Nelly Rosario

2004 EP. NO. 2
NELLY ROSARIO was born in the Dominican Republic and raised in Brooklyn, New York. She earned a Bachelor’s in engineering from M.I.T., and an MFA in fiction from Columbia University. She has received numerous awards, including a 1999 Barbara Deming Memorial Fund Fellowship, The Bronx Writers’ Center Van Lier Literary Fellowship for 1999-2000, two National Arts Club Writing Fellowships, the 1997 Hurston/Wright Award in Fiction, and the 1988 National Teachers in English Writing Award.

An emerging artist on the fast track, Rosario’s work has published in several journals and the anthology, Becoming American (Hyperion, 2000). Her début novel, Song of the Water Saints (Pantheon Books, 2002), a vibrant, provocative novel that explores the dreams and struggles of three generations of Dominican women, won the PEN Open Book Award. In 2001, the Village Voice Literary Supplementnamed Rosario as one of seven “Writers on the Verge.”

Currently an Adjunct Assistant Professor at Columbia University, Rosario is also involved in a women’s film collective. She lives in Brooklyn and is working on her next novel.

artistic statement
When I was in high school, I made a plan: I was going to be a writer, but as a backup career, I was going to do engineering. Since getting an environmental engineering degree from M.I.T. as “my pillow” in 1994, I was fortunate in that I haven’t had to fall back on anything but my own literary convictions.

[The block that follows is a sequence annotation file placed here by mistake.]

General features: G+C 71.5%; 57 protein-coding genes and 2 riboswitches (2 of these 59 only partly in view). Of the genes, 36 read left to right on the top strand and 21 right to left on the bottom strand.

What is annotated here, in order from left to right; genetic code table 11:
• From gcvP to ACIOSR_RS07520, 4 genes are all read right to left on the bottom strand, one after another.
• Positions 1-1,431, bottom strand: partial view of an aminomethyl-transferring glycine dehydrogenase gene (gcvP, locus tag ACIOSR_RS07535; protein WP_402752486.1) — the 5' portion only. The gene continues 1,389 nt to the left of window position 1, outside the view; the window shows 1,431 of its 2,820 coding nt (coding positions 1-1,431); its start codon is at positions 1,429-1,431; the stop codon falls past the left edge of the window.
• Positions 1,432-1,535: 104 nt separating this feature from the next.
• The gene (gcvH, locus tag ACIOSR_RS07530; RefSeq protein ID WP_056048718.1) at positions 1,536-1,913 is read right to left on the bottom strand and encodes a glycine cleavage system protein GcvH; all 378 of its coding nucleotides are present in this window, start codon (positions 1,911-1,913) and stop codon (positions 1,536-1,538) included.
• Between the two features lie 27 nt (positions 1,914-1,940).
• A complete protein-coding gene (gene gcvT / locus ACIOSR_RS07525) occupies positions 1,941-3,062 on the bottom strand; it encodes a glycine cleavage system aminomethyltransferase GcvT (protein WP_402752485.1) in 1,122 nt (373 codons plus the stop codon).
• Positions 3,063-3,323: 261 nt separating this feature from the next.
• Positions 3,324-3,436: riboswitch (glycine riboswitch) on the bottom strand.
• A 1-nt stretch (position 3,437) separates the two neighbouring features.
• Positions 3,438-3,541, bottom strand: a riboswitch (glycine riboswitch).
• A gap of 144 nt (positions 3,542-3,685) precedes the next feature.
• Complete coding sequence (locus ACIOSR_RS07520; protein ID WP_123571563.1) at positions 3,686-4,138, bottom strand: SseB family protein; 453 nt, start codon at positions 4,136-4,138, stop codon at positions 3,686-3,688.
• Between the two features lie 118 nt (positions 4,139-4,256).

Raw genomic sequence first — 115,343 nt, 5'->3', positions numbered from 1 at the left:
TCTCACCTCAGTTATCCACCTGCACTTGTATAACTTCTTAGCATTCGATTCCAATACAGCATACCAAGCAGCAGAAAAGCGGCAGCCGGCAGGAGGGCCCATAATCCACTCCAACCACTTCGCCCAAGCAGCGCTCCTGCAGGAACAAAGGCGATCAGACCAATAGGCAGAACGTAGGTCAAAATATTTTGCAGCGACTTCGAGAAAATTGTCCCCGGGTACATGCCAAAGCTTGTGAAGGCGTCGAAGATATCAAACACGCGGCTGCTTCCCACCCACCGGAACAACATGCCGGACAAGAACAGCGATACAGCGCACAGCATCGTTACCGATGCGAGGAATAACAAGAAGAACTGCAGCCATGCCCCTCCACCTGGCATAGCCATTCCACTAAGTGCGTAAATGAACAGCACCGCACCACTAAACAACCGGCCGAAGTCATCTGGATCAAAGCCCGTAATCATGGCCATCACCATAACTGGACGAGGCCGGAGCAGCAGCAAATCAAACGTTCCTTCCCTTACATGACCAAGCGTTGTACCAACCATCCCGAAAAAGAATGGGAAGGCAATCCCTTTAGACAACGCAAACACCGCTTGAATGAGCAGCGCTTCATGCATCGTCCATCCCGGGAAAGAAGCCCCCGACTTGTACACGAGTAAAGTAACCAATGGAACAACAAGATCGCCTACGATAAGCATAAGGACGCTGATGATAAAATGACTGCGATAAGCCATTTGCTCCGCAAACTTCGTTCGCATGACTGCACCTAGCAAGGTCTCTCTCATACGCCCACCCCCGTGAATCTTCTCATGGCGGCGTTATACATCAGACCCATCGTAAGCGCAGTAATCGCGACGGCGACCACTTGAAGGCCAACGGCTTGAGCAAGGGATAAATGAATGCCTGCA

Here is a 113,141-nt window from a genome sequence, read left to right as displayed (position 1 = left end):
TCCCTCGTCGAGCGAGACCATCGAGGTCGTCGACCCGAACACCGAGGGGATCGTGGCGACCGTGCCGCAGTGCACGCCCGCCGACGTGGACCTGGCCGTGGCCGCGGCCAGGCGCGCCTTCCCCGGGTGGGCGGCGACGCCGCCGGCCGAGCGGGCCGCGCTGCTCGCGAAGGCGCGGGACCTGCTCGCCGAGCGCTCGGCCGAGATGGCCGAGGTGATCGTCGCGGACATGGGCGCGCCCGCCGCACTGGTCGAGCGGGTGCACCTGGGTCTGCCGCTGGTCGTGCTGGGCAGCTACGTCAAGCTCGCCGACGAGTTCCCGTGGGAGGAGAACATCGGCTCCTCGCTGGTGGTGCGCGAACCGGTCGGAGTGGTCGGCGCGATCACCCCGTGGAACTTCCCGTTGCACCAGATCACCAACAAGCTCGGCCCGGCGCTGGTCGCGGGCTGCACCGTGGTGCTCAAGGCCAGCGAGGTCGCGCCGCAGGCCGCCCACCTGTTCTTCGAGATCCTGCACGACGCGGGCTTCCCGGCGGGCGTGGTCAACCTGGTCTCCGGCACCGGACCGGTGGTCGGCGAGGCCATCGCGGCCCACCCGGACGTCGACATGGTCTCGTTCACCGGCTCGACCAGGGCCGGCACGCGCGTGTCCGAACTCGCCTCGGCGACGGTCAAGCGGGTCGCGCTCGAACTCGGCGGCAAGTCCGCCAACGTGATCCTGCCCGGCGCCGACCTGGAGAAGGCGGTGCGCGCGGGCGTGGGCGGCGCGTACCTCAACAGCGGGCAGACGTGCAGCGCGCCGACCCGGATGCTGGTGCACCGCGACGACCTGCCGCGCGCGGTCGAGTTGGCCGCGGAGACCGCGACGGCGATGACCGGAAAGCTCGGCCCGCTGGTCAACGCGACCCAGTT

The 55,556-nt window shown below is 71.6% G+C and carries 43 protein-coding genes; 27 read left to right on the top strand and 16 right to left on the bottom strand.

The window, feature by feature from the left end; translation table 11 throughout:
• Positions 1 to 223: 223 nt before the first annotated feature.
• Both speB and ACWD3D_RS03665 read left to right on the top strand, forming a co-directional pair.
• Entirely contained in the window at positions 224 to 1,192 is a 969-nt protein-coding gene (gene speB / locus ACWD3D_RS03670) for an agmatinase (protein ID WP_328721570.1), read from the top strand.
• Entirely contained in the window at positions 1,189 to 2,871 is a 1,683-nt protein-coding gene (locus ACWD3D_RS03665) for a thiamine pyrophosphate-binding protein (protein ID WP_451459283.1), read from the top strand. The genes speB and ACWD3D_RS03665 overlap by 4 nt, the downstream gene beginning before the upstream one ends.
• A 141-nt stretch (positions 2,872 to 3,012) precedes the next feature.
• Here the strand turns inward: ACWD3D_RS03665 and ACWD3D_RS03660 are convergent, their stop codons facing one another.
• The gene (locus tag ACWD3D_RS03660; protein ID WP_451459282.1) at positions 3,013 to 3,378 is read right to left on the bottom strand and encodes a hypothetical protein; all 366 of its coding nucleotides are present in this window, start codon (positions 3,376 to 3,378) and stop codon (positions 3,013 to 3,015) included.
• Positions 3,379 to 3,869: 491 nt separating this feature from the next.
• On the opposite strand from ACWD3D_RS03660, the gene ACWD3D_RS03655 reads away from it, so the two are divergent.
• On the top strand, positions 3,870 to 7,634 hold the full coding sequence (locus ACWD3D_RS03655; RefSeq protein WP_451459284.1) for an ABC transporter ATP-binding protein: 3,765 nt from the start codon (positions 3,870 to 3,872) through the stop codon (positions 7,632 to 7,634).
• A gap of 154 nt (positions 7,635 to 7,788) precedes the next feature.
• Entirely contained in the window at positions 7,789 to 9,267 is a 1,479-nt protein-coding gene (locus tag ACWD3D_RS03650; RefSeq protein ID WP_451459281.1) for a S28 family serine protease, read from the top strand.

I love writing and history. When I started to write this novel, I did a lot of reading on world history, and found myself asking how these facts trickled down to people’s – women’s – day-to-day. If I saw a photograph of, say, some dude riding a horse before a procession, I’d wonder about the life of the little black girl standing by a tree in the background.

Through the characters, I was also mining stuff from my rich memories of summers in DR, examining different people I’ve encountered, dealing with my own ghosts, and just playing a long-ass game of “What If”.

I chose specific key historical events because they represent, again, intersections of the two countries that have shaped me. I wanted to examine my characters through the lens of the US’s influence on the Dominican Republic and our subsequent immigration and integration into this country. I also used history as a zoom-out device, a way of offering a bird’s-eye view of the characters’ reality. In our own present, it’s something hard to look at our lives as part of a historic moment, since we’re experiencing and shaping it. Unfortunately, it takes this current state of war to remind us that we don’t live in a vacuum, that the personal is historic, and that history is very personal.

Last updated 2009.

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